Probably the other answer to the data issue is to just mandate that your data must be portable in a way that uses an industry standard API. This is happening across the consumer utility space, largely due to work we helped kick-off during the Coalition. For instance, you can know download and access your energy use data and use that to find you the best deal – same with banking data. We could take that principle and apply it to networking sites like Facebook: events posted on Facebook (for instance) should (if public) have the underlying event data made public too that users on alternative platforms could then discover the event (should the alternative platform provider push through the event data into an event page on their service). That’s just an example, but I think making it easier for people to switch (and reducing the network effect monopoly power Facebook has) by making data more portable and fluid is a better solution.

  • Laurence Cox 3rd Jan '19 - 12:14pm


    There is already a company (YouGov) that uses this business model. By paying people small sums (usually 25p or 50p) to answer questions online they carry out opinion polling. The small sums build up until they reach £50 when they pay it into your bank account [I have no connection with YouGov apart from being one of its 1.2 million UK users].

    One could imagine online companies like Amazon or Facebook being requred to pay a small fee to a UK data registrar each time a UK resident used one of their services. For data protection purposes this would only include the identity of the user and not the transaction. It could then build up in an account and be paid out at suitable intervals, like the Public Lending Right payments for authors. As long as the transaction cost is much smaller than the fee this would be an effective way of returning money to the users. If we wanted to avoid a central registrar, then a distributed ledger approach (blockchain) could be the way forward.

  • Daniel Carr 3rd Jan '19 - 12:32pm

    @Laurence Cox

    YouGov’s business model is in no way relevant. In the absence of YouGov paying people to interact with it via filling out their surveys, no one would do it. Clearly not the case with Facebook etc.

  • OnceALibDem 3rd Jan '19 - 2:16pm

    “The answer to this proposal is blockchain. There are already a number of companies taking this initiative and working on solutions.”

    Evidence of this is less than comprehensive.

  • Absolutely agree with Andrew Sims. One of the main reasons for the very clear present failure of the economic system in the world is that if you are large enough, wealthy enough you can ignore little things like paying taxes.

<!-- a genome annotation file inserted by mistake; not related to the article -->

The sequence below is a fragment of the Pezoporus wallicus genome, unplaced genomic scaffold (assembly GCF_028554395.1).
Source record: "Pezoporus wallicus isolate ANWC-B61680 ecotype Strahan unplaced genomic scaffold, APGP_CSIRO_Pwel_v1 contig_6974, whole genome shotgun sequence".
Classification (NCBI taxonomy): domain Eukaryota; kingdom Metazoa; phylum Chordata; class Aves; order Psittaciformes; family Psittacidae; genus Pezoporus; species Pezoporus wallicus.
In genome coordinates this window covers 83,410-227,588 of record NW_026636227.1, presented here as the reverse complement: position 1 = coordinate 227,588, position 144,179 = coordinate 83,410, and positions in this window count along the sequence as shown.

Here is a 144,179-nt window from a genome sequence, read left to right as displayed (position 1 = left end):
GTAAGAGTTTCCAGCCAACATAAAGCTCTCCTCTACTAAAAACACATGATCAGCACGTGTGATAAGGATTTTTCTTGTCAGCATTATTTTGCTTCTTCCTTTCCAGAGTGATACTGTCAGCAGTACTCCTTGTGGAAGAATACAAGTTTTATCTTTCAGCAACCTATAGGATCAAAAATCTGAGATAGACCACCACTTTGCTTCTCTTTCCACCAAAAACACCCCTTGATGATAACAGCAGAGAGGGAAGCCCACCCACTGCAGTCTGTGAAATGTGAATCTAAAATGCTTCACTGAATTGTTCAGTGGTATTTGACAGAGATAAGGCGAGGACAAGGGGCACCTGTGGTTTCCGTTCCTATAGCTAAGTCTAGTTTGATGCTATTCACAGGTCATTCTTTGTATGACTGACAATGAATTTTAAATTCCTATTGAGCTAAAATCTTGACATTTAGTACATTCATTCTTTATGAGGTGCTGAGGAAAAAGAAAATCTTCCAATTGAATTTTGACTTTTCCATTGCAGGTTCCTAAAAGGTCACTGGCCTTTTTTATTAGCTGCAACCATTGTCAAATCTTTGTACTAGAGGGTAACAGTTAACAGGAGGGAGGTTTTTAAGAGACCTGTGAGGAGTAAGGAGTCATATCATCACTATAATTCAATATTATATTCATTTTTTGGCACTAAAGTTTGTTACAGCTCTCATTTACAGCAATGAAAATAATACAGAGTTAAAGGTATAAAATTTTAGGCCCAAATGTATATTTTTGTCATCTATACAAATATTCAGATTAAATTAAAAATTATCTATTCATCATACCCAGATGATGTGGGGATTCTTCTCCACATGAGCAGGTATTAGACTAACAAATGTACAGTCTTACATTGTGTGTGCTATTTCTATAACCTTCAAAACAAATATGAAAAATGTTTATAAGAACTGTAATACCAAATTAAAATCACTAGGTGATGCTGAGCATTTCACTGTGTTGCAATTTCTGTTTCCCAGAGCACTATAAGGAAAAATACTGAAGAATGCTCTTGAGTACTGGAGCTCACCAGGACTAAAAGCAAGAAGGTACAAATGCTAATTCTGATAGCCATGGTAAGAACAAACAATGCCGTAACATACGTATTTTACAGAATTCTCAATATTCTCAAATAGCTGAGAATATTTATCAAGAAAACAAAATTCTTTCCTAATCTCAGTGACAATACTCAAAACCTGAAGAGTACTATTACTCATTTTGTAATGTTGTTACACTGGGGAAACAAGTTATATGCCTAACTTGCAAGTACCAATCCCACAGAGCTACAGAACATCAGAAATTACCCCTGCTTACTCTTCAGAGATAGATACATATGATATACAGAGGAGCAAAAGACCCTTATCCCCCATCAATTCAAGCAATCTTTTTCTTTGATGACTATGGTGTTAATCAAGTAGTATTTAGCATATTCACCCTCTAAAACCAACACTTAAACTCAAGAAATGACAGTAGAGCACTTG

It is of course very dangerous for a political party in the U.K. to fight for them to be forced to pay taxes. I hear the E.U. has a good record of trying to bring them under control.
    Perhaps the Liberal Democrats could start campaigning for us the be members of the E.U.?

  • Tony Harris 4th Jan '19 - 2:31pm

    Just for the record, Amazon, Google, et. al do pay taxes. Amazon $1.4bn in 2017, Google Alphabet $4.7bn in 2017, Microsoft $3.3bn in 2017 etc. The problem is that they pay these in the USA and not in the UK. Part of the reason is the USAUK tax treaty which is in place to protect UK companies trading in the USA as much as it is the other way around (so many UK companies don’t pay corporation tax in the USA either), and part is down to tax planning of which Amazon is perhaps the most aggressive.

    As for having Google, Facebook, et al. pay to have access to our data you can’t have it both ways. Either you accept that these are free services in exchange for which you give up your data or you accept that you will have to pay for them. There is perhaps an argument to be made for two levels of service: (1) A subscription service where you keep your data private or (2) A free service where you give up data. However, how this would be managed (if even possible) i can’t begin to imagine which is probably why it’s never been offered. Bear in mind that every time you search for something you are contributing to the general data pool which benefits somebody else on their next search just as you have benefited on your last search. Also, isn’t the whole point about Facebook that your data is on show to friends and family (with some public)?

    Perhaps not one of Paddy’s better ideas?

  • Peter Hirst 4th Jan '19 - 4:05pm

    Owning your own persona data seems sensible and loaning it to others sometimes for a fee likewise. Fines for abusing personal data will help to remind users of this. Being unable to give your data to others would underline the principle and avoid efforts to mine it.